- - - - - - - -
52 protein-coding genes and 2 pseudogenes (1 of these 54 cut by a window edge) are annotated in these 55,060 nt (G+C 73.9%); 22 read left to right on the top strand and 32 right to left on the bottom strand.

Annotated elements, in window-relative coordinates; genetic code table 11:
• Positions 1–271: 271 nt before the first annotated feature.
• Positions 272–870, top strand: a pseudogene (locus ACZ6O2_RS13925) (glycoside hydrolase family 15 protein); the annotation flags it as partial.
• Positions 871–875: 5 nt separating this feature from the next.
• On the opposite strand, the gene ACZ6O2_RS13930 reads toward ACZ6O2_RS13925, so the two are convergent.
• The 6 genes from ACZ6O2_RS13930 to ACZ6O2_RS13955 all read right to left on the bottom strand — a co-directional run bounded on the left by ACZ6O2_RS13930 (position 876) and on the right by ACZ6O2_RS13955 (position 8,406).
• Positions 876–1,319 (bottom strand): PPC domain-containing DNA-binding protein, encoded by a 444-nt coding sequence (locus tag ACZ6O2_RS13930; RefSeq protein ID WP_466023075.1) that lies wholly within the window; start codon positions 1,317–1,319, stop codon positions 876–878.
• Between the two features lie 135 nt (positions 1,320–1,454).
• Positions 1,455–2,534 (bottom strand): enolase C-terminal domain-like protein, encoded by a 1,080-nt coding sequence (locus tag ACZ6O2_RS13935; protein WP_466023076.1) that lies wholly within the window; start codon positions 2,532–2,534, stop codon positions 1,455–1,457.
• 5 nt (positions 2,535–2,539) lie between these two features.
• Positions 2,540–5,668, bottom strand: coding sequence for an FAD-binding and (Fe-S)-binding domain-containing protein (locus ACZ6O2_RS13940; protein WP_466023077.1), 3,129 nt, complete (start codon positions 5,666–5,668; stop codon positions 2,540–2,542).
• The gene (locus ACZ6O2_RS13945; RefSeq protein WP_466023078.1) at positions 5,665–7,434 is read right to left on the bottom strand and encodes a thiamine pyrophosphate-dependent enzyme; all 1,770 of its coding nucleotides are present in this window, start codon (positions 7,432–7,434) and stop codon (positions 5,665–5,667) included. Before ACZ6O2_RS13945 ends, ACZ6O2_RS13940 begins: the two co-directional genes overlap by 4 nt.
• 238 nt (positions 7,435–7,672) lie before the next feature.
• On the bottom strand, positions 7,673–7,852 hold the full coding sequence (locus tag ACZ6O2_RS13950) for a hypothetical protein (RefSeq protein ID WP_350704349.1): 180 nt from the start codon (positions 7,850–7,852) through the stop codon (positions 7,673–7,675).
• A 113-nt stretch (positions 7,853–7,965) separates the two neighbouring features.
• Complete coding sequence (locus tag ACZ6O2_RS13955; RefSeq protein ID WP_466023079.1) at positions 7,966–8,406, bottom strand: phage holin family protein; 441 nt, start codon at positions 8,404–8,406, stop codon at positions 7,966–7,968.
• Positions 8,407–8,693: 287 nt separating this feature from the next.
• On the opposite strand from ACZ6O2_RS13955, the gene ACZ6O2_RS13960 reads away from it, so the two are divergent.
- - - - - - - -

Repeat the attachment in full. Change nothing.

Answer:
52 protein-coding genes and 2 pseudogenes (1 of these 54 cut by a window edge) are annotated in these 55,060 nt (G+C 73.9%); 22 read left to right on the top strand and 32 right to left on the bottom strand.

Annotated elements, in window-relative coordinates; genetic code table 11:
• Positions 1–271: 271 nt before the first annotated feature.
• Positions 272–870, top strand: a pseudogene (locus ACZ6O2_RS13925) (glycoside hydrolase family 15 protein); the annotation flags it as partial.
• Positions 871–875: 5 nt separating this feature from the next.
• On the opposite strand, the gene ACZ6O2_RS13930 reads toward ACZ6O2_RS13925, so the two are convergent.
• The 6 genes from ACZ6O2_RS13930 to ACZ6O2_RS13955 all read right to left on the bottom strand — a co-directional run bounded on the left by ACZ6O2_RS13930 (position 876) and on the right by ACZ6O2_RS13955 (position 8,406).
• Positions 876–1,319 (bottom strand): PPC domain-containing DNA-binding protein, encoded by a 444-nt coding sequence (locus tag ACZ6O2_RS13930; RefSeq protein ID WP_466023075.1) that lies wholly within the window; start codon positions 1,317–1,319, stop codon positions 876–878.
• Between the two features lie 135 nt (positions 1,320–1,454).
• Positions 1,455–2,534 (bottom strand): enolase C-terminal domain-like protein, encoded by a 1,080-nt coding sequence (locus tag ACZ6O2_RS13935; protein WP_466023076.1) that lies wholly within the window; start codon positions 2,532–2,534, stop codon positions 1,455–1,457.
• 5 nt (positions 2,535–2,539) lie between these two features.
• Positions 2,540–5,668, bottom strand: coding sequence for an FAD-binding and (Fe-S)-binding domain-containing protein (locus ACZ6O2_RS13940; protein WP_466023077.1), 3,129 nt, complete (start codon positions 5,666–5,668; stop codon positions 2,540–2,542).
• The gene (locus ACZ6O2_RS13945; RefSeq protein WP_466023078.1) at positions 5,665–7,434 is read right to left on the bottom strand and encodes a thiamine pyrophosphate-dependent enzyme; all 1,770 of its coding nucleotides are present in this window, start codon (positions 7,432–7,434) and stop codon (positions 5,665–5,667) included. Before ACZ6O2_RS13945 ends, ACZ6O2_RS13940 begins: the two co-directional genes overlap by 4 nt.
• 238 nt (positions 7,435–7,672) lie before the next feature.
• On the bottom strand, positions 7,673–7,852 hold the full coding sequence (locus tag ACZ6O2_RS13950) for a hypothetical protein (RefSeq protein ID WP_350704349.1): 180 nt from the start codon (positions 7,850–7,852) through the stop codon (positions 7,673–7,675).
• A 113-nt stretch (positions 7,853–7,965) separates the two neighbouring features.
• Complete coding sequence (locus tag ACZ6O2_RS13955; RefSeq protein ID WP_466023079.1) at positions 7,966–8,406, bottom strand: phage holin family protein; 441 nt, start codon at positions 8,404–8,406, stop codon at positions 7,966–7,968.
• Positions 8,407–8,693: 287 nt separating this feature from the next.
• On the opposite strand from ACZ6O2_RS13955, the gene ACZ6O2_RS13960 reads away from it, so the two are divergent.